For good and ill, then, this is where the industrial robots are and aren’t. Long to short, their incidence reflects the nature and geography of the nation’s highly automated advanced manufacturing sector. Which prompts a couple observations. First: The uneven map of industrial robotics makes a simple point about technology change. Automation—like so many other economic trends—won’t occur in the same way everywhere. Far from being entirely novel, automation will resemble other economic changes in that it will touch down in disparate communities in disparate ways determined by the workings of global value chains as they are shaped by the local industry mix, skills, location. (Brookings)

 

Traditional Asset Tokenization

We think of the difference in value between the public company and identical private company as an “illiquidity discount,” or analogously a “liquidity premium.” How big is the illiquidity discount? Financial economists have attempted to measure the illiquidity discount in a variety of ways. A common rule of thumb is 20–30%. This represents a huge amount of value and therein lies great promise. Tokenizing relatively illiquid assets and creating a market in which to trade these tokens can reduce the illiquidity discount substantially by reducing frictions to trade. Traditional assets will tokenize because they will lose the liquidity premium if they don’t. (Hackernoon)

 

Psychology & Health

Teens Explain Their Obsession With Sarahah, Summer’s Hottest Anonymous-Gossip App

Despite the potential for bullying, and the actual bullying happening, on the app, the teens who talked to Select All didn’t seem too concerned. (Their parents, however, seem to feel markedly different. “My son signed up for an account, and within 24 hours someone posted a horrible racist comment on his page, including saying that he should be lynched,” reads one review of the app. “The site is a breeding ground for hate.”) “[I’ve seen] a lot of inappropriate stuff,” said Travis, 18, from Michigan. “Nobody has been too hurt over what has been said that I’ve seen so far.” When asked why he thinks people flock to apps like Sarahah, his answer was simple. “My guess is they like the attention and drama.” “Everyone’s into drama and making people feel bad to make themselves feel better,” Kenny said, echoing Travis. “It’s what teens do. Not necessarily me, but teens in general.” (Select All)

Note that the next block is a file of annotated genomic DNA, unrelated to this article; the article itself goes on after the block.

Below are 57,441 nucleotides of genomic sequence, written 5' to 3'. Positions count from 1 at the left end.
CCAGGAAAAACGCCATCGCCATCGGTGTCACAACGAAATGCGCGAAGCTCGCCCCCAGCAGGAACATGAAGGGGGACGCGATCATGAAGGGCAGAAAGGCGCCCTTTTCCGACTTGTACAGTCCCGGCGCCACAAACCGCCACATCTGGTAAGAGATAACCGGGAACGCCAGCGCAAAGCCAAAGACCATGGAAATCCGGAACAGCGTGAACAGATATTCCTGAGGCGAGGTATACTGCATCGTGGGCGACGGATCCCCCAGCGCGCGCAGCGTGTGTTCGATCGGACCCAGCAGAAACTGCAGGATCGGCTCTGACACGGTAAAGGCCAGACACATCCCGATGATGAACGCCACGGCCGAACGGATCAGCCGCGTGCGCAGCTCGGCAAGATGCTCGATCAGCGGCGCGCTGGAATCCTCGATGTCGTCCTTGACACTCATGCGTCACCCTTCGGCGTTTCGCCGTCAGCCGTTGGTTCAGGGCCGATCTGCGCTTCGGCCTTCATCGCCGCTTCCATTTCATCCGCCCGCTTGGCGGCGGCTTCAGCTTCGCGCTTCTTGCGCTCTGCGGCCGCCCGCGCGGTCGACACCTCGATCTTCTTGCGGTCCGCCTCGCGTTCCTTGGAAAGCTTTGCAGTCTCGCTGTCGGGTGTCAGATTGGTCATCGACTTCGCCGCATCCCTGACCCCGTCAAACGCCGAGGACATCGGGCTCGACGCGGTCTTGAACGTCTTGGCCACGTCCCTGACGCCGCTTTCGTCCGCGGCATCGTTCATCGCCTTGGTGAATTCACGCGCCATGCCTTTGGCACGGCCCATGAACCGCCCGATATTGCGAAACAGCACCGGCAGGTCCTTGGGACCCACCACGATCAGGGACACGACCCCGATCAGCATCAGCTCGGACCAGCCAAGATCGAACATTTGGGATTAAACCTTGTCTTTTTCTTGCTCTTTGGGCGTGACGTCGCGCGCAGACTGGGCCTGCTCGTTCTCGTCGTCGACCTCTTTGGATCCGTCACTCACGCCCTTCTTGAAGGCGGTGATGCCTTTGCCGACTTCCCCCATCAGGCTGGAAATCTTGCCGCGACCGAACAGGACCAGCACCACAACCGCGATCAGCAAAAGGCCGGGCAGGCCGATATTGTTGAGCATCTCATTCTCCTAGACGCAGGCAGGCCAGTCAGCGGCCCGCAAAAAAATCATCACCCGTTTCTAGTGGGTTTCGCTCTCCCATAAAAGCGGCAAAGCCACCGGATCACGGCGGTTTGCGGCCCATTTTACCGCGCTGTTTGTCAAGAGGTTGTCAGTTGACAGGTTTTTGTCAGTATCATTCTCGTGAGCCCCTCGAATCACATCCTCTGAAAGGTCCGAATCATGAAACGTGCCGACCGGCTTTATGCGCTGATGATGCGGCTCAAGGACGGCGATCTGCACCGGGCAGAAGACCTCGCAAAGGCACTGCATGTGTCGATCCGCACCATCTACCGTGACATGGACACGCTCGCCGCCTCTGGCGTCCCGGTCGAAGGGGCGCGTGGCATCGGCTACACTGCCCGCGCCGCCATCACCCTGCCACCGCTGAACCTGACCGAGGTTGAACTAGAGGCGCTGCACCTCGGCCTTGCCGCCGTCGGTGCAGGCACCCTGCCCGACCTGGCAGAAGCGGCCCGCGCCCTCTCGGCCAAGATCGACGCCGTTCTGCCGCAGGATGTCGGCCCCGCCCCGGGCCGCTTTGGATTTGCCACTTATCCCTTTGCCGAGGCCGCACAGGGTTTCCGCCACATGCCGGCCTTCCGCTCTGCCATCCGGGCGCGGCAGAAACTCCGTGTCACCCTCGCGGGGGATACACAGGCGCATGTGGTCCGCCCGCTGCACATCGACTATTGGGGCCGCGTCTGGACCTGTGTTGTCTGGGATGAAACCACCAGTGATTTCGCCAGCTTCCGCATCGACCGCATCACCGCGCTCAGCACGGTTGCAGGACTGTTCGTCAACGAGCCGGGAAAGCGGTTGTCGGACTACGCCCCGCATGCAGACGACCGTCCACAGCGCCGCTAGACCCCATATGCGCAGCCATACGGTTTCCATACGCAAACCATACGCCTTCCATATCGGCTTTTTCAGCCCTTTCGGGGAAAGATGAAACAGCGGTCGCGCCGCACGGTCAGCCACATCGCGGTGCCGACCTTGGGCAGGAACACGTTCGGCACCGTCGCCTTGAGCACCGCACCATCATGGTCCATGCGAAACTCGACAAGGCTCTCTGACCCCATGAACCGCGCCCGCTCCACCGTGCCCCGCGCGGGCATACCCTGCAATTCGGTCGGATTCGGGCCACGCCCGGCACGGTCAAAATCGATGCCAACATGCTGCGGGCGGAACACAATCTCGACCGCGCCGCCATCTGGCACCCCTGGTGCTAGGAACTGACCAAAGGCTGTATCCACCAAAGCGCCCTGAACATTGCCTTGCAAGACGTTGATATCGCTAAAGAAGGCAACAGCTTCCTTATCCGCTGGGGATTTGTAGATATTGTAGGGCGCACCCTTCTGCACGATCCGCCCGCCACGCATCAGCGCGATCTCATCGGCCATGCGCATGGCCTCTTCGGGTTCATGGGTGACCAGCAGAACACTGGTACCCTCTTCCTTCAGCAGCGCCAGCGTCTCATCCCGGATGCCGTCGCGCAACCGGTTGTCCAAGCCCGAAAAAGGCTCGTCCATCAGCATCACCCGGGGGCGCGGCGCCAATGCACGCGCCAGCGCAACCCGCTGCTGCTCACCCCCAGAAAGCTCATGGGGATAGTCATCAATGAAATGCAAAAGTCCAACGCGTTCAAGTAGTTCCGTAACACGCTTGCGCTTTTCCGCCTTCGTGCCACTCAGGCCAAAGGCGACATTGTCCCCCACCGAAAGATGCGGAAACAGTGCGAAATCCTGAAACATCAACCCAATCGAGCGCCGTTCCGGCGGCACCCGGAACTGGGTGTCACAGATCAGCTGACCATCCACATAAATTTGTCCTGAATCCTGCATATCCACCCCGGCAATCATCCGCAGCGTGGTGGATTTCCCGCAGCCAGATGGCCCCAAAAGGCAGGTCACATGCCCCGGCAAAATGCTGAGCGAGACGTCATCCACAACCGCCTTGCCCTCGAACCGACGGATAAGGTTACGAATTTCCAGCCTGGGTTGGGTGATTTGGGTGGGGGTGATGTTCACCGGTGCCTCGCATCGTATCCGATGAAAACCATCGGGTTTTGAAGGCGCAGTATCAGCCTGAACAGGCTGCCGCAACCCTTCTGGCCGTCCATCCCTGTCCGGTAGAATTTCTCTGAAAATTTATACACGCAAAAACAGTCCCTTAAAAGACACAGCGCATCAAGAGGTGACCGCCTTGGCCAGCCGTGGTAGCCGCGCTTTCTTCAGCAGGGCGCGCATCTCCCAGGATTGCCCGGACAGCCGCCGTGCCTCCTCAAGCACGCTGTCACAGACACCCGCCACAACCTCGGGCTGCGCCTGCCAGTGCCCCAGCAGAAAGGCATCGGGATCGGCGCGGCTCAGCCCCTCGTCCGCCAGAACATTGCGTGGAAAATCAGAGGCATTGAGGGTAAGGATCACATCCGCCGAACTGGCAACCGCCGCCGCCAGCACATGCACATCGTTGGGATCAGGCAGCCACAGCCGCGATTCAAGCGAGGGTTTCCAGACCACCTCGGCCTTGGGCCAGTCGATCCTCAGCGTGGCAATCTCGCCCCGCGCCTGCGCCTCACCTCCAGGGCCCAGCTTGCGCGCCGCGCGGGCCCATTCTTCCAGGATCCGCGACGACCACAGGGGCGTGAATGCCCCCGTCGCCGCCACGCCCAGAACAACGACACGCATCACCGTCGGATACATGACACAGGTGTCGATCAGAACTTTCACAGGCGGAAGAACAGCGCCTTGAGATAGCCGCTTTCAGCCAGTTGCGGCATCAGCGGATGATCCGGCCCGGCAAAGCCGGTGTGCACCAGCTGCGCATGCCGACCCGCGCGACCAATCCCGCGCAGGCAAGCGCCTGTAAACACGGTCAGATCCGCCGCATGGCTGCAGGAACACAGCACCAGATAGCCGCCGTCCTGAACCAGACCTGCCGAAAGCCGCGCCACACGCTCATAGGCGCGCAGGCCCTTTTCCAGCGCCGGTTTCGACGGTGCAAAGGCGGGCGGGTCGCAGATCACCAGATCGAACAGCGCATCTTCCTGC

The Body Language of Power

To the many consequences of the improbable accession of Donald Trump to the world’s highest office, add this: More people now appreciate the role of body language in politics. But Trump is not the best subject for contemplation. “You tiny, tiny, tiny little man,” is how J.K. Rowling, of Harry Potter fame, reacted on Twitter to Mr. Trump’s shove of the Montenegrin prime minister, and that is about all that needs to be said. Anybody interested in gaining or keeping power – or simply understanding it – would do better to study the body language of Angela Merkel. (Handelsblatt Global)

 

Media & Entertainment

And The Fighter Still Remains

Franco goes out of the ring on a stretcher, and when Jose and the rest of Team Haro gather back in their dressing room, they say a prayer for him. Then they open a bottle of water and pretend it’s champagne, and that’s Jose’s celebration. He sleeps that night with his USBA championship belt, and in the morning he receives a text from Whit Haydon informing him that Daniel Franco’s brain is bleeding in two places, that he’s already been in surgery, that surgeons removed a portion of his skull in order to relieve the pressure caused by the hemorrhage, that he’s in an induced coma and may die. Suddenly, Jose goes from an athlete who has completed a lonely, unlikely comeback to a man who has very nearly beaten another man to death, and once again he feels as though he’s back to zero. (ESPN)

 

The Complicated Relationship Between Elvis Presley & Hip-Hop

The question of whether Presley was a culture vulture isn’t a simple one to answer. He certainly lifted from black music—that can’t be debated—but to some fans and critics, his genuineness and artistry exempt him from judgment. When he began recording singles for Sun Records in the summer of 1954, Elvis was a poor truck driver with a weird voice and funny way of dressing. Rock ‘n’ roll had yet to explode onto the national stage, and while Presley had a showbiz dream, he had no reason to believe his music would ever get played on the radio, let alone make him the most famous man on the planet. (Genius)